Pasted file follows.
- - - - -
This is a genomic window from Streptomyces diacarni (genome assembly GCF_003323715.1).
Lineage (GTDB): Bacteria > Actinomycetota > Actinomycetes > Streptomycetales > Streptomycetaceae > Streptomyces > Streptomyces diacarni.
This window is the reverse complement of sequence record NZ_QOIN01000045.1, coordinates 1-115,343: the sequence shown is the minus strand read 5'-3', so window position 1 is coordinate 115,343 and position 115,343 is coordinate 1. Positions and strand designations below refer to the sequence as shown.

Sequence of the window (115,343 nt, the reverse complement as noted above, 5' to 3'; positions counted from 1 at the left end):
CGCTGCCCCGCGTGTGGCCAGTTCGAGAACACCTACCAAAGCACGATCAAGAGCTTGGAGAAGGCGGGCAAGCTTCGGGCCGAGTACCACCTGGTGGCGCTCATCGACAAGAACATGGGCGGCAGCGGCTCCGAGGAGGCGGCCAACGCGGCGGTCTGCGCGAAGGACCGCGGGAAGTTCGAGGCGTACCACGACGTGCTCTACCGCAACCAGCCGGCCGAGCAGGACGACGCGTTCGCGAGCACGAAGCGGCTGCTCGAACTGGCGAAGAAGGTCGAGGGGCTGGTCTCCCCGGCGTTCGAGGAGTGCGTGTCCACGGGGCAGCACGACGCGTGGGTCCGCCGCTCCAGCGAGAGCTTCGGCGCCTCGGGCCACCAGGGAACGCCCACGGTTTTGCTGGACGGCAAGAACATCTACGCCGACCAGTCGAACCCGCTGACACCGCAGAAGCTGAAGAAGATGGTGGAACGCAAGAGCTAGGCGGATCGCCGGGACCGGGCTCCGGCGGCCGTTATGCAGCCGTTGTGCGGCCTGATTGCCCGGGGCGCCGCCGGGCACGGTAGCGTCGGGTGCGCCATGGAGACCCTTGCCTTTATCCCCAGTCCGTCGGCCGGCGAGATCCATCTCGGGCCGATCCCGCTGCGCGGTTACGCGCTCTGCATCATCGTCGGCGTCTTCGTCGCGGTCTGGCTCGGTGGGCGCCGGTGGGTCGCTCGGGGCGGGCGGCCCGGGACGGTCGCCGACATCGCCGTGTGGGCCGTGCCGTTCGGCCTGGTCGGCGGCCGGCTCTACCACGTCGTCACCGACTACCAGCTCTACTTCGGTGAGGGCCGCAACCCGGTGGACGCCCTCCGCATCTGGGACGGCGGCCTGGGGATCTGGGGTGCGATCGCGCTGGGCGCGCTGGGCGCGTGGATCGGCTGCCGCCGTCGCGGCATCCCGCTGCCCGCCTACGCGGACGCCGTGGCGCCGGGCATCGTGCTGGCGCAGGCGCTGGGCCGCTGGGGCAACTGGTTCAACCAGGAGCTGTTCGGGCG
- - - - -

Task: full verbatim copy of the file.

This is a genomic window from Streptomyces diacarni (genome assembly GCF_003323715.1).
Lineage (GTDB): Bacteria > Actinomycetota > Actinomycetes > Streptomycetales > Streptomycetaceae > Streptomyces > Streptomyces diacarni.
This window is the reverse complement of sequence record NZ_QOIN01000045.1, coordinates 1-115,343: the sequence shown is the minus strand read 5'-3', so window position 1 is coordinate 115,343 and position 115,343 is coordinate 1. Positions and strand designations below refer to the sequence as shown.

Sequence of the window (115,343 nt, the reverse complement as noted above, 5' to 3'; positions counted from 1 at the left end):
CGCTGCCCCGCGTGTGGCCAGTTCGAGAACACCTACCAAAGCACGATCAAGAGCTTGGAGAAGGCGGGCAAGCTTCGGGCCGAGTACCACCTGGTGGCGCTCATCGACAAGAACATGGGCGGCAGCGGCTCCGAGGAGGCGGCCAACGCGGCGGTCTGCGCGAAGGACCGCGGGAAGTTCGAGGCGTACCACGACGTGCTCTACCGCAACCAGCCGGCCGAGCAGGACGACGCGTTCGCGAGCACGAAGCGGCTGCTCGAACTGGCGAAGAAGGTCGAGGGGCTGGTCTCCCCGGCGTTCGAGGAGTGCGTGTCCACGGGGCAGCACGACGCGTGGGTCCGCCGCTCCAGCGAGAGCTTCGGCGCCTCGGGCCACCAGGGAACGCCCACGGTTTTGCTGGACGGCAAGAACATCTACGCCGACCAGTCGAACCCGCTGACACCGCAGAAGCTGAAGAAGATGGTGGAACGCAAGAGCTAGGCGGATCGCCGGGACCGGGCTCCGGCGGCCGTTATGCAGCCGTTGTGCGGCCTGATTGCCCGGGGCGCCGCCGGGCACGGTAGCGTCGGGTGCGCCATGGAGACCCTTGCCTTTATCCCCAGTCCGTCGGCCGGCGAGATCCATCTCGGGCCGATCCCGCTGCGCGGTTACGCGCTCTGCATCATCGTCGGCGTCTTCGTCGCGGTCTGGCTCGGTGGGCGCCGGTGGGTCGCTCGGGGCGGGCGGCCCGGGACGGTCGCCGACATCGCCGTGTGGGCCGTGCCGTTCGGCCTGGTCGGCGGCCGGCTCTACCACGTCGTCACCGACTACCAGCTCTACTTCGGTGAGGGCCGCAACCCGGTGGACGCCCTCCGCATCTGGGACGGCGGCCTGGGGATCTGGGGTGCGATCGCGCTGGGCGCGCTGGGCGCGTGGATCGGCTGCCGCCGTCGCGGCATCCCGCTGCCCGCCTACGCGGACGCCGTGGCGCCGGGCATCGTGCTGGCGCAGGCGCTGGGCCGCTGGGGCAACTGGTTCAACCAGGAGCTGTTCGGGCG